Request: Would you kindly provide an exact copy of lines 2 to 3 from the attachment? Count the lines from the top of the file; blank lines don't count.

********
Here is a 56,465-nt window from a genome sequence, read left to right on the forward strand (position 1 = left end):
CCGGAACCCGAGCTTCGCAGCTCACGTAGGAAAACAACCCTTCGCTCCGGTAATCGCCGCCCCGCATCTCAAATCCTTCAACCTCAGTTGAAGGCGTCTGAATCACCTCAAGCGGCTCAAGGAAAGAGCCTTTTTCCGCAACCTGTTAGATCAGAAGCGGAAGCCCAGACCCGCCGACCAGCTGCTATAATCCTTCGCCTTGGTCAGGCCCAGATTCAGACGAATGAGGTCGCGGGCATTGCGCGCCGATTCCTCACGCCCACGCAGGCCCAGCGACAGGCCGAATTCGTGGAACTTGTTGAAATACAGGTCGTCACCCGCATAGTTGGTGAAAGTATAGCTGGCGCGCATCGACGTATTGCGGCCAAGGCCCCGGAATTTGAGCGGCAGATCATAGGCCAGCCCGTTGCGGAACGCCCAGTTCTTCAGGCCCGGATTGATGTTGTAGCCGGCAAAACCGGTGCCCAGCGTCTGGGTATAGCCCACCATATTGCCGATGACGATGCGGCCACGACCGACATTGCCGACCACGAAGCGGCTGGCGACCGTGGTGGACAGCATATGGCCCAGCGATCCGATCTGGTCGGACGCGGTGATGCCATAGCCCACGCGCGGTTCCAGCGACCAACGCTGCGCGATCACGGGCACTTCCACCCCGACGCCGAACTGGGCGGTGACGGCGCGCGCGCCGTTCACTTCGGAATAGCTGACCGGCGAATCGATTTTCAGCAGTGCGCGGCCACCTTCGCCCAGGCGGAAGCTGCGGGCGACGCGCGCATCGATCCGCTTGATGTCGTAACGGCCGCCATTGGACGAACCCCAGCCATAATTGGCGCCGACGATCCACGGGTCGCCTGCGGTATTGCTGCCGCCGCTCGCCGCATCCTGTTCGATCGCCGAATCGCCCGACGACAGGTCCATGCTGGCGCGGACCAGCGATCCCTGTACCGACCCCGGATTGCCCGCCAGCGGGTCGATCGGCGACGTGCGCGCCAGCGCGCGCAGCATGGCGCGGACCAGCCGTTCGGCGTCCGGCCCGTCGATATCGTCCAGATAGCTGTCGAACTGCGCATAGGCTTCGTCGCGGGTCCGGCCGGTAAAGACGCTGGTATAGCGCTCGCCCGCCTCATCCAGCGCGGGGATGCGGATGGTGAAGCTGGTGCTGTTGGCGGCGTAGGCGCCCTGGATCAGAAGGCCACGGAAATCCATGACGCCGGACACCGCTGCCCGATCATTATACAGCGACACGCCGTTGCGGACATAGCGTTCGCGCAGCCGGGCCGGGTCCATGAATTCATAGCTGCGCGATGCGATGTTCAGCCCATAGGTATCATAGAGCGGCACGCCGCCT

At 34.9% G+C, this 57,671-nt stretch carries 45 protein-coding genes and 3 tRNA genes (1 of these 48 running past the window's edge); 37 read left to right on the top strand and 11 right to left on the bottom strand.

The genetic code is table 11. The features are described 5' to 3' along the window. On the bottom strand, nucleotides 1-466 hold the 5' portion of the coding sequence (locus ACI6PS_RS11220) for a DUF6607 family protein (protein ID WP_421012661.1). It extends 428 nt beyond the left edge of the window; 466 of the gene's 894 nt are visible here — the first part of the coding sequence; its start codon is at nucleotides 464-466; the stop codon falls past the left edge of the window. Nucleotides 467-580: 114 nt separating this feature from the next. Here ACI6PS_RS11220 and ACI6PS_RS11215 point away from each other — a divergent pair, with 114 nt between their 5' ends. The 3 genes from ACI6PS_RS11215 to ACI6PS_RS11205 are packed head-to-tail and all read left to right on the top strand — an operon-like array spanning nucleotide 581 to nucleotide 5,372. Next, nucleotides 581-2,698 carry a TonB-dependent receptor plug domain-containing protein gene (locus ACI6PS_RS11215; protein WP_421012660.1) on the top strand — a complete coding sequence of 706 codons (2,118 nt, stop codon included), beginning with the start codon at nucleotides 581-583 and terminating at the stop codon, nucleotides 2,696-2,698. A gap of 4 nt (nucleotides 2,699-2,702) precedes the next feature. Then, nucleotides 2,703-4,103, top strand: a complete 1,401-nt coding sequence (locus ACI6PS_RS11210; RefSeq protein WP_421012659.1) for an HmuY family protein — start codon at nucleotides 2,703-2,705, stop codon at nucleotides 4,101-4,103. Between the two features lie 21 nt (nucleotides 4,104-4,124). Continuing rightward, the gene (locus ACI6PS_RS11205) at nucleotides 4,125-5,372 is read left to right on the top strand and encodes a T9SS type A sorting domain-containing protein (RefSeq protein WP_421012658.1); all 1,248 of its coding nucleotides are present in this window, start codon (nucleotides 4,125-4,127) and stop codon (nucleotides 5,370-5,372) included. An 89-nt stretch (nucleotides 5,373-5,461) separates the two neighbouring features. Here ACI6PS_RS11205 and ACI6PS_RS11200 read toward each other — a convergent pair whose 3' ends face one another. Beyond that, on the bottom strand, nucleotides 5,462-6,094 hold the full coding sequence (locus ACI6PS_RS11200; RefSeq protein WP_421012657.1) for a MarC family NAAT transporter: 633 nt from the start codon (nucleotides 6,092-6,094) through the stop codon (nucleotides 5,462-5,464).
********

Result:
CCGGAACCCGAGCTTCGCAGCTCACGTAGGAAAACAACCCTTCGCTCCGGTAATCGCCGCCCCGCATCTCAAATCCTTCAACCTCAGTTGAAGGCGTCTGAATCACCTCAAGCGGCTCAAGGAAAGAGCCTTTTTCCGCAACCTGTTAGATCAGAAGCGGAAGCCCAGACCCGCCGACCAGCTGCTATAATCCTTCGCCTTGGTCAGGCCCAGATTCAGACGAATGAGGTCGCGGGCATTGCGCGCCGATTCCTCACGCCCACGCAGGCCCAGCGACAGGCCGAATTCGTGGAACTTGTTGAAATACAGGTCGTCACCCGCATAGTTGGTGAAAGTATAGCTGGCGCGCATCGACGTATTGCGGCCAAGGCCCCGGAATTTGAGCGGCAGATCATAGGCCAGCCCGTTGCGGAACGCCCAGTTCTTCAGGCCCGGATTGATGTTGTAGCCGGCAAAACCGGTGCCCAGCGTCTGGGTATAGCCCACCATATTGCCGATGACGATGCGGCCACGACCGACATTGCCGACCACGAAGCGGCTGGCGACCGTGGTGGACAGCATATGGCCCAGCGATCCGATCTGGTCGGACGCGGTGATGCCATAGCCCACGCGCGGTTCCAGCGACCAACGCTGCGCGATCACGGGCACTTCCACCCCGACGCCGAACTGGGCGGTGACGGCGCGCGCGCCGTTCACTTCGGAATAGCTGACCGGCGAATCGATTTTCAGCAGTGCGCGGCCACCTTCGCCCAGGCGGAAGCTGCGGGCGACGCGCGCATCGATCCGCTTGATGTCGTAACGGCCGCCATTGGACGAACCCCAGCCATAATTGGCGCCGACGATCCACGGGTCGCCTGCGGTATTGCTGCCGCCGCTCGCCGCATCCTGTTCGATCGCCGAATCGCCCGACGACAGGTCCATGCTGGCGCGGACCAGCGATCCCTGTACCGACCCCGGATTGCCCGCCAGCGGGTCGATCGGCGACGTGCGCGCCAGCGCGCGCAGCATGGCGCGGACCAGCCGTTCGGCGTCCGGCCCGTCGATATCGTCCAGATAGCTGTCGAACTGCGCATAGGCTTCGTCGCGGGTCCGGCCGGTAAAGACGCTGGTATAGCGCTCGCCCGCCTCATCCAGCGCGGGGATGCGGATGGTGAAGCTGGTGCTGTTGGCGGCGTAGGCGCCCTGGATCAGAAGGCCACGGAAATCCATGACGCCGGACACCGCTGCCCGATCATTATACAGCGACACGCCGTTGCGGACATAGCGTTCGCGCAGCCGGGCCGGGTCCATGAATTCATAGCTGCGCGATGCGATGTTCAGCCCATAGGTATCATAGAGCGGCACGCCGCCT

At 34.9% G+C, this 57,671-nt stretch carries 45 protein-coding genes and 3 tRNA genes (1 of these 48 running past the window's edge); 37 read left to right on the top strand and 11 right to left on the bottom strand.